Unfortunately this game caused huge problems for the lottery company. It turned out that British people had a poor understanding on negative number notion. Majority of the people called the company and claimed that they won even though they really did not. Ironically, some people thought they lost and threw away their cards which in fact had won a prize. After increasing number of complaints executives of the lottery company realized that they had two choices: Teach mathematics or stop producing Cool Cash cards. They had chosen the second option which was clearly the easiest of the options.

Smallest Number

Negative numbers had challenged mathematicians throughout the history. That is why it is not surprising to see kids having trouble when they try to make calculations with them. Although in most mathematics curricula negative numbers are ought to be thought for 11-12 years old students, some high school students have problems with negative number notion. Even in the 17th century Europe where modern science flourished, many scientists claimed that there can’t be a number that is less than zero.

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Chinese rod numerals.

When one searches for a counter example, it is possible to see the negative number concept in the early civilizations. For instance in ancient China there was a system for distinguishing positive and negative numbers. In ancient China, numbers were represented by rods in two different colors: Red rods were used for positive numbers as black rods for negative numbers. (Today we use red and black to show if an account is in plus or in minus.) Nevertheless Chinese mathematicians believed that a problem or an equation can never have a negative answer.

Adding Words

Ancient China and Egypt was using this technique quite often: Addition to the statement. People were adding extra words in their statements such that these words would change the whole set of the problem. In the end these extra words prevented people from the need of negative numbers. Let me explain this with an example:

Example 1-a: If one has 50 euro in his/her account and shops for 70 euro, that person should end up with -20 euro in total.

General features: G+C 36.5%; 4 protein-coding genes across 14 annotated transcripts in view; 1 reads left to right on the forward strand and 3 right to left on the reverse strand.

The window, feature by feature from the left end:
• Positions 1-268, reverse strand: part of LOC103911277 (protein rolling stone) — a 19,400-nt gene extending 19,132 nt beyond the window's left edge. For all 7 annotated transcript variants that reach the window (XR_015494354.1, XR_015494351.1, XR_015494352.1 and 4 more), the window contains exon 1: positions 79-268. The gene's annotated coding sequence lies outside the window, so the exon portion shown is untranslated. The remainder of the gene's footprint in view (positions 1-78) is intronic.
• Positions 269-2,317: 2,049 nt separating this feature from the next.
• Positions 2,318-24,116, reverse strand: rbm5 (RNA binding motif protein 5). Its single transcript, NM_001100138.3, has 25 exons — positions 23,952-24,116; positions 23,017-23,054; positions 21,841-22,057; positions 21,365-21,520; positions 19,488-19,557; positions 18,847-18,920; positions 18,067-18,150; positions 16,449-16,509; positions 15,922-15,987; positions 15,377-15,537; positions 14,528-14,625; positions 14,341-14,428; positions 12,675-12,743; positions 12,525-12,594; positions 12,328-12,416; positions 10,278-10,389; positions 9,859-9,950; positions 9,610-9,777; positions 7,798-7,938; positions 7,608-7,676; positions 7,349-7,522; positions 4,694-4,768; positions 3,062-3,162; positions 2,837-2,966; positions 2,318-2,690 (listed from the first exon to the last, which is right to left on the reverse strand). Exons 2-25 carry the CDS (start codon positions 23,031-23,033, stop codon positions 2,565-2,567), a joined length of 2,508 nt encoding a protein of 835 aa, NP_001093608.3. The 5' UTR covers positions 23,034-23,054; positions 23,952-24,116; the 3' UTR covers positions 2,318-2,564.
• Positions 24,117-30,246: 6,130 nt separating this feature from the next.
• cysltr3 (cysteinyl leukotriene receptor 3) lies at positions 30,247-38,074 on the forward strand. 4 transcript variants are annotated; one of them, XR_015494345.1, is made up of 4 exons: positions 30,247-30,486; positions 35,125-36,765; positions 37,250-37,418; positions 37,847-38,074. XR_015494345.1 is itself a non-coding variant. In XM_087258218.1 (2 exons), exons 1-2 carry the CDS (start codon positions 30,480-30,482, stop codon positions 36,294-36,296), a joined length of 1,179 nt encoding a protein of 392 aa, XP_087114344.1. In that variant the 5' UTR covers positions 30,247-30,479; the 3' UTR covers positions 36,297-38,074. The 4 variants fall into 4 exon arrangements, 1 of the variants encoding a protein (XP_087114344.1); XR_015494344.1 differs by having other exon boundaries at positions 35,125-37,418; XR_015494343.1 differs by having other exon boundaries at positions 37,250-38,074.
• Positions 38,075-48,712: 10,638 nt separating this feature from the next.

Example 1-b: If one has 50 euro in his/her account and shops for 70 euro, that person should end up with 20 euro debt in total.

Addition of the word “debt” changes a negative number into a positive one. This technique is still used today in our daily lives.


People also developed an opposition technique in their language to prevent the need of negative numbers: Choose the opposite of the term.

Example 2-a: A submarine is compared to sea level at -2400 meters height.

Example 2-b: A submarine is compared to sea level at 2400 meters depth.

Oppositions such as up-down, forward-backward, profit-loss, more-loss … are useful for turning a number from negative to positive.

Real Issue

The real issue for understanding negative number notion is that there are no negative numbered things in nature. This is really crucial as we don’t let students think over number concept. Actually whole number notion is not natural; we create numbers in our minds. You can’t go out to nature and run into something (living or not) that is in the shape of number 3. The number 3 makes sense to us when we see 3 cows in a cattle farm.

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Brahmagupta (598-668)

3 apples, 3 trees, 3 cats… Numbers make sense to us whenever you bring them with another concept. However, if someone asks you “what makes 2+1?” you would answer “3”. Here, “3” has no concept attached to itself, yet you used it perfectly.

Almost 1400 years ago, a brilliant Indian scientist named Brahmagupta used negative numbers as we use it today. He explained the negative number notion with another concept attached to it: “Negative numbers stay in the debt side of the number zero.” Brahmagupta also gave rules to negative numbers in calculations. He is the first known person who claimed that a negative multiplying another negative makes a positive.

One wonders…


This is the picture of +2 apples. How can you photograph -2 apples?

M. Serkan Kalaycıoğlu

Real Mathematics – Numbers #1